News dribbled out this week that Spotify’s new streaming tier is imminent. Reportedly dubbed Spotify Supremium by crackpot branding experts, it’ll set you back $19.99 per month. For that you’ll get 24-bit lossless audio, AI playlist generation tools, listening stats to satisfy even the most demanding music wonk, and 20-30 hours of audiobook access.
Meanwhile, Disney+ outside the US is tinkering with tiers too. In the UK, Disney won’t force everyone to pay extra for the ad-free version. Which means the £7.99 tier survives – but in downgraded form. Instead of four simultaneous streams, you’ll have two – and in 1080p rather than 4K. Sadly, rather than being dubbed Disney+ Good Enough or Disney+ Shrinkflation, the company went for the duller Disney+ Standard. Tsk.
All this tier-faffing got me wondering what’s next. Perhaps Disney+ Free, in 360p and with ads every five minutes that pause when a mandatory DisnEYE sensor realises you’re trying to block them. Or Spotify Superdupermium, at $999.99 per hour. But when you select an album, the artist or band will wake from slumber in their SpotiCube cell to play for you over a live feed.
Make it personal
Perhaps services will instead offer personalised streaming tiers tailored to your budget. Your bank will be linked to a service’s accounts department AI, which will reconfigure billing on the fly.
“This month, your favourite band’s releasing a new album that you’ll tediously play on repeat until everyone demands you stop,” it’ll burble. “And so we’re increasing your payment to $39.99 – and you’ll like it.” The following month: “It looks like you’re running low on cash. So we’ve dropped your TV streaming tier to just $0.50. But you can only choose between Never Gonna Give You Up and an experimental 17-hour slice of Lithuanian cinema mainly featuring furiously angry wasps.” (Still better than Secret Invasion…)
The thing is, more tiers means choice paralysis. So savvy streaming services might instead stick with current offerings but sneakily raise prices when you’re not looking. Before long, Spotify Supremium will cost more than your monthly grocery shop, while its AI algorithms go rogue and ironically force every playlist on the planet to be Another Day In Paradise, on repeat, forever.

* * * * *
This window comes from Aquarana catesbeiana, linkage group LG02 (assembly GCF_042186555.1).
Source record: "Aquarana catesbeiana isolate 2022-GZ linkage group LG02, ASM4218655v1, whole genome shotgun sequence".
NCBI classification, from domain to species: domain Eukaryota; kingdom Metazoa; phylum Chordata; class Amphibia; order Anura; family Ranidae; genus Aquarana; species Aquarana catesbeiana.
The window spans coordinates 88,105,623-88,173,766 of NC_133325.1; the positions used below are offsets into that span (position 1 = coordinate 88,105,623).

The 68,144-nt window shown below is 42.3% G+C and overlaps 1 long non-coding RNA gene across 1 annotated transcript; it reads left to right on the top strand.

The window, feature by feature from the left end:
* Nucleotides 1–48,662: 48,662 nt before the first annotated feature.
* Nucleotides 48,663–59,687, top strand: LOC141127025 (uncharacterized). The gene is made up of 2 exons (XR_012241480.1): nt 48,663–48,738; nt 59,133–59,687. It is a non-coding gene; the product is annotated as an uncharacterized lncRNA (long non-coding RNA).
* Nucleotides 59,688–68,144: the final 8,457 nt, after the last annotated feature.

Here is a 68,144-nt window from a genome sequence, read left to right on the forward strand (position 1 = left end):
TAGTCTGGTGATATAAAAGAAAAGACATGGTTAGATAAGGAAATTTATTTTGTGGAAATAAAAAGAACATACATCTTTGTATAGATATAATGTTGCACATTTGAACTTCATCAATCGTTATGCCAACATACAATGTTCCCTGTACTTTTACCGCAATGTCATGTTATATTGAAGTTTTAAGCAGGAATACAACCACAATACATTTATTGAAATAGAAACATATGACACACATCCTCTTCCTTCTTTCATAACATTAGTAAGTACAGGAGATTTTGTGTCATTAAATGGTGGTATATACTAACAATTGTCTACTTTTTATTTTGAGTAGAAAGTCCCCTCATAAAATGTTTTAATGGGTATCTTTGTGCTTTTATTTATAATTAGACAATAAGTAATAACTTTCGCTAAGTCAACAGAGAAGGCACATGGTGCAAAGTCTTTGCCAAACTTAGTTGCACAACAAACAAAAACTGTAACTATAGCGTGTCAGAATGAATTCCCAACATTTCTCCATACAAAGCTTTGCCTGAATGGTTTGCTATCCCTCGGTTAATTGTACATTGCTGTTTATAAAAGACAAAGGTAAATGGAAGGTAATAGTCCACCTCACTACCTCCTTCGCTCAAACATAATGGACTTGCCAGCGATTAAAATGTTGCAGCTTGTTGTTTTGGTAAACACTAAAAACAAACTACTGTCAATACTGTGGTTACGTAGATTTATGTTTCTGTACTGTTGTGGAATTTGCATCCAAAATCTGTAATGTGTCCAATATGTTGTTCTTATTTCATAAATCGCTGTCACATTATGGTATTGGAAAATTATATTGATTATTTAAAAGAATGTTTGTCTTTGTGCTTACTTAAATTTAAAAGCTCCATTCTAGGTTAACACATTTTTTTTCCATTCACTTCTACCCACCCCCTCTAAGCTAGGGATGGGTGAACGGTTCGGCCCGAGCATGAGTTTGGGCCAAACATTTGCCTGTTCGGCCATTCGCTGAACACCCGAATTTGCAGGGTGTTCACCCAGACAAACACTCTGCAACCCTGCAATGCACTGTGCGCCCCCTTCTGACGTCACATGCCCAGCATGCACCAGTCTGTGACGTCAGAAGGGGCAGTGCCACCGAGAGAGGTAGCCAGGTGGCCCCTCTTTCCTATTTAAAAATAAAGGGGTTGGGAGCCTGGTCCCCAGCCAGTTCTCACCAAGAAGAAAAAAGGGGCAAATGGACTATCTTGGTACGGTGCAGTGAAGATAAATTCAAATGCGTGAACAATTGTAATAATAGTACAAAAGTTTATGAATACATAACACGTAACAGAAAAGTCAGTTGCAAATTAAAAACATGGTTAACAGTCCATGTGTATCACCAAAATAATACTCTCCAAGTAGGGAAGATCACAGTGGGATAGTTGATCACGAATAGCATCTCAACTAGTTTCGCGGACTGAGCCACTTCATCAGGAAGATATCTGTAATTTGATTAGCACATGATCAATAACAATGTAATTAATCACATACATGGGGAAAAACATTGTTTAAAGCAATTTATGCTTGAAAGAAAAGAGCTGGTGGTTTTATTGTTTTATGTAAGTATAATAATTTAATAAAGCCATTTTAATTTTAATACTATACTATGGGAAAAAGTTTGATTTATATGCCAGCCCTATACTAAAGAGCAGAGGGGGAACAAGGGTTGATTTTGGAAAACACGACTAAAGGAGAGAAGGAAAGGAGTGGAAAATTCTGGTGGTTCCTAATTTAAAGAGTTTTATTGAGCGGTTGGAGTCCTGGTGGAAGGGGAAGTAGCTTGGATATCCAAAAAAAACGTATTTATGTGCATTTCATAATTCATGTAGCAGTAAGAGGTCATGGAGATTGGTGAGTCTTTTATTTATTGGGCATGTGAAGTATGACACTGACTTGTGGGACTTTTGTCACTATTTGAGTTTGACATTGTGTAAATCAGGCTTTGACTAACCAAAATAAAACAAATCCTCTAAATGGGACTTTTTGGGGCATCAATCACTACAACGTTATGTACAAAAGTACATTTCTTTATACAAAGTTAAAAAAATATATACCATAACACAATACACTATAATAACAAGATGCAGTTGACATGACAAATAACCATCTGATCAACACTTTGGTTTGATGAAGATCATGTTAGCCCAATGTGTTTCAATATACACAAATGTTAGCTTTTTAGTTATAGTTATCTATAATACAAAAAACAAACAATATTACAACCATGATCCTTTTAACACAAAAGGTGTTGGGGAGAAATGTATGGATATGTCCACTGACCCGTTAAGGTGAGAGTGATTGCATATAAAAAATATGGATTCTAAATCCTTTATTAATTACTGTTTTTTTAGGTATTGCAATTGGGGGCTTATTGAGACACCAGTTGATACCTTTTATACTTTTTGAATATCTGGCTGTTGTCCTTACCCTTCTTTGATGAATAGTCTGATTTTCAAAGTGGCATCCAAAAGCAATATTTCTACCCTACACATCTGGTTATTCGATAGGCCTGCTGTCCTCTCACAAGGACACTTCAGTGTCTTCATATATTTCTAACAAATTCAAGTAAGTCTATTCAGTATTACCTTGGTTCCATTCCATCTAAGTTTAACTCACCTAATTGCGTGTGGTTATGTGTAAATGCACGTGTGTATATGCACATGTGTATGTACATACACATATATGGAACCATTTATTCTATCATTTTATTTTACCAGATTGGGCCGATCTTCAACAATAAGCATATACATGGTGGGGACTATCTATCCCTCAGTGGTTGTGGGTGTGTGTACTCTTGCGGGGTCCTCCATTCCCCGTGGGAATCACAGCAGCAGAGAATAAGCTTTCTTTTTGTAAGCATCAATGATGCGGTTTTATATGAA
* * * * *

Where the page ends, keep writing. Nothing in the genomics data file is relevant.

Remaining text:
And where does Apple fit into all this? Flipping a coin, deciding whether to kick Spotify in the throat by flicking a switch to turn on high-res audio at no extra cost, or mulling over a swift copy/paste of Spotify Supremium’s features and unleashing the result under the inevitable banner of Apple Music+.
I’ve had enough. Most of these changes aren’t about making things better for you. They’re about squeezing more money out of a strained business model. Plus, I’m at that age where eyes and ears aren’t what they once were. Hence I’ve decided the way forward is a ‘good enough’ subscription approach. Stick with what does the job. Avoid anything hideous. Ignore shiny baubles of temptation when new streaming tiers are announced.
I’m already doing this with Netflix. I pay for a legacy Basic account – no longer offered to newcomers. It pipes 720p footage to a single device at any one time. It’s… fine. But I’m not forking out four bucks extra for better quality and multiple streams, since Netflix in this house is solely used by our nine-year-old to pipe cartoons into her eyes.
Likewise, 1080p Disney+ might be in our future – but no high-res audio unless it doesn’t come with a price increase attached. That means I won’t get the best possible experience in TV and music, but… it’ll do. Which, having watched many disappointing streaming shows of late, and suffered through dire streaming music interfaces, appears to increasingly be the mantra of streaming services anyway.